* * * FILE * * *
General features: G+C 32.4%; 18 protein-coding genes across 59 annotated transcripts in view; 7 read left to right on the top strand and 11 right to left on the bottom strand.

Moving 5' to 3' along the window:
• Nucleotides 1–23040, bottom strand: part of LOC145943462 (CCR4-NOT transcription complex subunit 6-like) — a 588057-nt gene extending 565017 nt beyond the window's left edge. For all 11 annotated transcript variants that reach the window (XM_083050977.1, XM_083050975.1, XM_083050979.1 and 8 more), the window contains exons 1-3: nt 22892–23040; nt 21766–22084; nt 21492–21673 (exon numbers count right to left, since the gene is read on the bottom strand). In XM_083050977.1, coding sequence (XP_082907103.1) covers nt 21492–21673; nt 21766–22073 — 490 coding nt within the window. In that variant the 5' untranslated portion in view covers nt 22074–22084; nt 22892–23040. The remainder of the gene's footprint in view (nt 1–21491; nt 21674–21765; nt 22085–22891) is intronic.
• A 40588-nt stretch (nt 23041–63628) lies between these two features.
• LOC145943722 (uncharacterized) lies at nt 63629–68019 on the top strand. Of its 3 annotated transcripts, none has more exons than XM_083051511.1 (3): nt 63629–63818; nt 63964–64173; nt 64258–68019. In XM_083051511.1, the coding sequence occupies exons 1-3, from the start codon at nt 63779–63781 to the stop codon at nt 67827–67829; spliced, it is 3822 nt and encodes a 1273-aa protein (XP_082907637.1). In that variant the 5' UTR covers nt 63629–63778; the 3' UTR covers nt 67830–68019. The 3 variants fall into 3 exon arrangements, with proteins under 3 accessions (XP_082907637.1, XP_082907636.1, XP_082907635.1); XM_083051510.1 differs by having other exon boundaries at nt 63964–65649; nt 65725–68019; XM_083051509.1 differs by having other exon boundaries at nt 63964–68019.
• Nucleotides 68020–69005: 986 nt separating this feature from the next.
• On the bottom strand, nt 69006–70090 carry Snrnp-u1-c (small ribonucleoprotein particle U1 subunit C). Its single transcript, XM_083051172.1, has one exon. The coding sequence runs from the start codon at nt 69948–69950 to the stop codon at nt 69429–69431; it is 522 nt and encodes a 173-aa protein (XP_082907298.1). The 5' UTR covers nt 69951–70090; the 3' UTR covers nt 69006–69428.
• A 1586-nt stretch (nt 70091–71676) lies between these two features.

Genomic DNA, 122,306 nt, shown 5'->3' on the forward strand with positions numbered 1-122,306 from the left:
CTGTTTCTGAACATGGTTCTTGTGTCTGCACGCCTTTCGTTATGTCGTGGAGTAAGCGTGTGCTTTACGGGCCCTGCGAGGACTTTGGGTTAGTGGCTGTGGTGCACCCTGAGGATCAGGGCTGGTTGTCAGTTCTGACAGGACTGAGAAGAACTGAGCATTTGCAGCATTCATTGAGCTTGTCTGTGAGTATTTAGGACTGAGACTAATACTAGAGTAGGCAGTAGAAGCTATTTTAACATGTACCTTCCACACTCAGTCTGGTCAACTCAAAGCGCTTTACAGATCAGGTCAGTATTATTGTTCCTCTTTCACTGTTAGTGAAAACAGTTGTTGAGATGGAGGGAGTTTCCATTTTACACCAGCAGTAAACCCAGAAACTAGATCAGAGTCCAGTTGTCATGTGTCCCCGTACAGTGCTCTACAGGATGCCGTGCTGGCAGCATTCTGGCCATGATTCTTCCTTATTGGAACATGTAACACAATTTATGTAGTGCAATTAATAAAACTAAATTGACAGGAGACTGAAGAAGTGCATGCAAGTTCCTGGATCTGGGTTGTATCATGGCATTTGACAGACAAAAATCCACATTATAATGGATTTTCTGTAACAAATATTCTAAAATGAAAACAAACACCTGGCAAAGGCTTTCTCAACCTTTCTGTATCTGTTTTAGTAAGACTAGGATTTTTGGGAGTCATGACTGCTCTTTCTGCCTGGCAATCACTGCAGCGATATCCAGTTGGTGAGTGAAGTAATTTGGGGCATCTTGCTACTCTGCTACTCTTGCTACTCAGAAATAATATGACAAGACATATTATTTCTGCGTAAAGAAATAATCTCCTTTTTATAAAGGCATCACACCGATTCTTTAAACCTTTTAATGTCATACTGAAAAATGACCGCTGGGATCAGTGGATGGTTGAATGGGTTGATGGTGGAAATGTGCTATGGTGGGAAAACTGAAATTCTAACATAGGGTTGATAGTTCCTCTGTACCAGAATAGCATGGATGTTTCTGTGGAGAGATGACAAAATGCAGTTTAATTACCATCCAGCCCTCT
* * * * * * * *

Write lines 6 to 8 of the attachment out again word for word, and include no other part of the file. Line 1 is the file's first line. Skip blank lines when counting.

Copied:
• Nucleotides 68020–69005: 986 nt separating this feature from the next.
• On the bottom strand, nt 69006–70090 carry Snrnp-u1-c (small ribonucleoprotein particle U1 subunit C). Its single transcript, XM_083051172.1, has one exon. The coding sequence runs from the start codon at nt 69948–69950 to the stop codon at nt 69429–69431; it is 522 nt and encodes a 173-aa protein (XP_082907298.1). The 5' UTR covers nt 69951–70090; the 3' UTR covers nt 69006–69428.
• A 1586-nt stretch (nt 70091–71676) lies between these two features.